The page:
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Tolerance of Southern US Rice Cultivars to Benzobicyclon

  • Mason L. Young (a1), Jason K. Norsworthy (a1), Robert C. Scott (a1) and Lon T. Barber (a1)

Abstract

Benzobicyclon is the first 4-hydroxyphenylpyruvate dioxygenase-inhibiting herbicide pursued for commercial registration in U.S. rice production. A study was conducted in 2015 and 2016 to evaluate the response of eight rice cultivars to post-flood application timings of benzobicyclon at 494 g ai ha-1 (proposed 2X rate). ‘Caffey’, ‘CL151’, ‘CLXL745’, ‘Jupiter’, ‘LaKast’, ‘Mermentau’, ‘Roy J’, and ‘XL753’ were evaluated in response to applications of benzobicyclon. The highest level of visible injury was observed in LaKast at 7% in 2015. No visible injury was detected among other cultivars either year at 2 weeks after treatment. In 2015 and 2016, no more than a four-day delay to reach 50% heading occurred across all cultivars. Rough rice yield was not affected by any of the post-flood application timings of benzobicyclon. A second study was conducted in 2016 at three locations throughout Arkansas to investigate the tolerance of 19 tropical japonica (inbred and hybrid) and two indica inbred cultivars to a premix containing benzobicyclon at 494 g ai ha-1 and halosulfuron at 72 g ai ha-1 applied 1 week after flooding. The tropical japonica cultivars have excellent crop safety to benzobicyclon while application to the indica cultivars, Rondo and Purple Marker, expressed severe phytotoxicity. Benzobicyclon caused less than a 2 d delay in heading to the japonica cultivars. Rough rice yield of the tropical japonica cultivars was not affected by benzobicyclon while yields of both indica cultivars were negatively affected. Benzobicyclon can safely be applied to drill-seeded tropical japonica inbred and hybrid cultivars in a post-flood application without concerns for crop injury. Benzobicyclon should not be used on indica cultivars as it will cause severe injury, delayed heading, and yield loss.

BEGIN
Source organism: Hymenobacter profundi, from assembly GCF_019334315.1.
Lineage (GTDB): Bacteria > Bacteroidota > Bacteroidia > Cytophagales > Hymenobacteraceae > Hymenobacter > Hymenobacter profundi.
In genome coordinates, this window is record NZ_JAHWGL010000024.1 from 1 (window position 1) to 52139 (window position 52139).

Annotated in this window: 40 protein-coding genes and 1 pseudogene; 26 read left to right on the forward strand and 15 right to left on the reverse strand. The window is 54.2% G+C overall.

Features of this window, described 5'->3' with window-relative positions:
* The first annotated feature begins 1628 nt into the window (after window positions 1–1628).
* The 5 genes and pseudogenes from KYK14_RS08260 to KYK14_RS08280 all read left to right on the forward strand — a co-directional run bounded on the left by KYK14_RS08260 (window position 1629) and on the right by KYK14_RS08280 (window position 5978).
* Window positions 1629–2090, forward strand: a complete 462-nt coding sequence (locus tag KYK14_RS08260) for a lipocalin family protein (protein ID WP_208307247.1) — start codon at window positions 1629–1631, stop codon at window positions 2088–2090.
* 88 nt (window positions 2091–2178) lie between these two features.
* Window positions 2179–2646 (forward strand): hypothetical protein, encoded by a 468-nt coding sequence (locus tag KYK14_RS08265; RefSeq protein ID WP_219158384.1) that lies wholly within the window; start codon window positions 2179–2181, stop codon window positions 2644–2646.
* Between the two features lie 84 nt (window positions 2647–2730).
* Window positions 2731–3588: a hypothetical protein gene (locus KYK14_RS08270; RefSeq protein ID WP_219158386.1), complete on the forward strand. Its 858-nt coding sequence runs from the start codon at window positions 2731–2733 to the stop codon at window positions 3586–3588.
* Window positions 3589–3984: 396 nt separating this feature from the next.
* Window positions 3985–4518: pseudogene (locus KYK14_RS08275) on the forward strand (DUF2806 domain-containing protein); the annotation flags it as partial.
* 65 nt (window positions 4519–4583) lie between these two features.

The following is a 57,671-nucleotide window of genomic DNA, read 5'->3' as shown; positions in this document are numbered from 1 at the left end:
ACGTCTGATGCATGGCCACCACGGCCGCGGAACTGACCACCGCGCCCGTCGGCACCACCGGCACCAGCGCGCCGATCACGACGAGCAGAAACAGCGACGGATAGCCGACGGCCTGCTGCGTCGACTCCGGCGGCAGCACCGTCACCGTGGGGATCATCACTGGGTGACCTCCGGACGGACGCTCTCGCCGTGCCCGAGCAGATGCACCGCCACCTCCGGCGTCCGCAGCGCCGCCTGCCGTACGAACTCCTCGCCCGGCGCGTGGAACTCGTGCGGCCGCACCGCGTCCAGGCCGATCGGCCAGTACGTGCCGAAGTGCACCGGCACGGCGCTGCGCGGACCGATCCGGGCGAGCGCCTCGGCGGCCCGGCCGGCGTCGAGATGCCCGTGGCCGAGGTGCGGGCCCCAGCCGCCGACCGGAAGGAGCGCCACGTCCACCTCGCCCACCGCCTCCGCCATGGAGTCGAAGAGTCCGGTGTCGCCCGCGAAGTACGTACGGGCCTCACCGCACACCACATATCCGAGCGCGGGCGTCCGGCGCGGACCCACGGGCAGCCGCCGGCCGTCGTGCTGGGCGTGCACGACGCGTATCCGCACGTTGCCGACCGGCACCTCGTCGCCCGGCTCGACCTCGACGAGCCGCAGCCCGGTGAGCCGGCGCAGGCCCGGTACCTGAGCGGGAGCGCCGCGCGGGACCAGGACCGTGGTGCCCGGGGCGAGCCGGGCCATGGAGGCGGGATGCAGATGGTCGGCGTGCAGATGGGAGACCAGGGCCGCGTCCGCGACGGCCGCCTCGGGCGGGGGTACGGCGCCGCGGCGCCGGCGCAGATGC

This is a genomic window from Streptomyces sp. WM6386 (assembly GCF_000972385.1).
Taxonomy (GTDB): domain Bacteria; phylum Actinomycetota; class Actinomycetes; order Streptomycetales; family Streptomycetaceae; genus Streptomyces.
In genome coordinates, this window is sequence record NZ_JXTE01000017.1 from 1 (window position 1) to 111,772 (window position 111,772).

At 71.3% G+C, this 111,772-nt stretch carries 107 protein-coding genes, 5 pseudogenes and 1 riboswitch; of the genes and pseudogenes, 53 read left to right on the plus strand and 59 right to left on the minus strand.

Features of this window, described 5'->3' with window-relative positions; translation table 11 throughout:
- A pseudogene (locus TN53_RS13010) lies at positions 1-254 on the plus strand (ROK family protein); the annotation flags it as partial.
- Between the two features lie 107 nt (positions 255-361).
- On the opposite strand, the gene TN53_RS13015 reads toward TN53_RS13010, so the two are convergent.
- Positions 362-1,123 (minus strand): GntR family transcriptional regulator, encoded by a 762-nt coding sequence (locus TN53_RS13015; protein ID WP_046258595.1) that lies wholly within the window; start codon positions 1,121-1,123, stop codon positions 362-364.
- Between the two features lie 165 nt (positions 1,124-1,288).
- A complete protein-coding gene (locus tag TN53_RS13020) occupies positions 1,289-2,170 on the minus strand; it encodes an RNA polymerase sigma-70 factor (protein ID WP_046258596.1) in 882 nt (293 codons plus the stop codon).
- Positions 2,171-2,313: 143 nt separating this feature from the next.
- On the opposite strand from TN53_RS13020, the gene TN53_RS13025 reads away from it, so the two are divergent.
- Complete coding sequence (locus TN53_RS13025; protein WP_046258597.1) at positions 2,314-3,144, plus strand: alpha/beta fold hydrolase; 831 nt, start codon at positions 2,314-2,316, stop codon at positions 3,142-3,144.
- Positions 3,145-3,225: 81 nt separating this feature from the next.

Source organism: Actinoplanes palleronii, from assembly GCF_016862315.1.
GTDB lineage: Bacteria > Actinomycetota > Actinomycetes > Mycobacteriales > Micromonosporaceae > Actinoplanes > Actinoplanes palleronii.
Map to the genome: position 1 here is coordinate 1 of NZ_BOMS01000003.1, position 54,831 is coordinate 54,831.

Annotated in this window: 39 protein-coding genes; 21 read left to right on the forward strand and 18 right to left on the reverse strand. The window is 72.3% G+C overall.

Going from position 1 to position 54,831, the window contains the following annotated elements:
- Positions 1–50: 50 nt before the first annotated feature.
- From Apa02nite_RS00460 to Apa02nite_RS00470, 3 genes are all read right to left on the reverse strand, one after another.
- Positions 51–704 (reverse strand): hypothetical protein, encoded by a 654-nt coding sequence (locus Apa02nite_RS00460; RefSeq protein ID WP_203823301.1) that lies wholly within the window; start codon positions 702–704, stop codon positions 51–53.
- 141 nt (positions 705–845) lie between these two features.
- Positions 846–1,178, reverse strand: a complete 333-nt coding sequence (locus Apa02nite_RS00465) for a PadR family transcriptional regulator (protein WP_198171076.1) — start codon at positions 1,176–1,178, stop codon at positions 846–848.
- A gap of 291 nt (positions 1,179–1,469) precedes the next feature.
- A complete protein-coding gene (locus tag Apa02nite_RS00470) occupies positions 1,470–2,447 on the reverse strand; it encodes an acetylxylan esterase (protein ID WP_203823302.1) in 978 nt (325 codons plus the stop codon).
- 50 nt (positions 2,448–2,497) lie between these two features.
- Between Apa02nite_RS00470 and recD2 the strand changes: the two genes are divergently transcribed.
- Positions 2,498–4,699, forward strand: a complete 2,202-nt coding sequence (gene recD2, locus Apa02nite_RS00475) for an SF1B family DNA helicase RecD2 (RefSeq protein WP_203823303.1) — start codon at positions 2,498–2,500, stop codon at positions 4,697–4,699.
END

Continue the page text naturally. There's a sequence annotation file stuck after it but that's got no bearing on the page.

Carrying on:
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Corresponding author

*Corresponding author’s E-mail: mly002@uark.edu

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Associate Editor for this paper: Jason Bond, Mississippi State University.

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References

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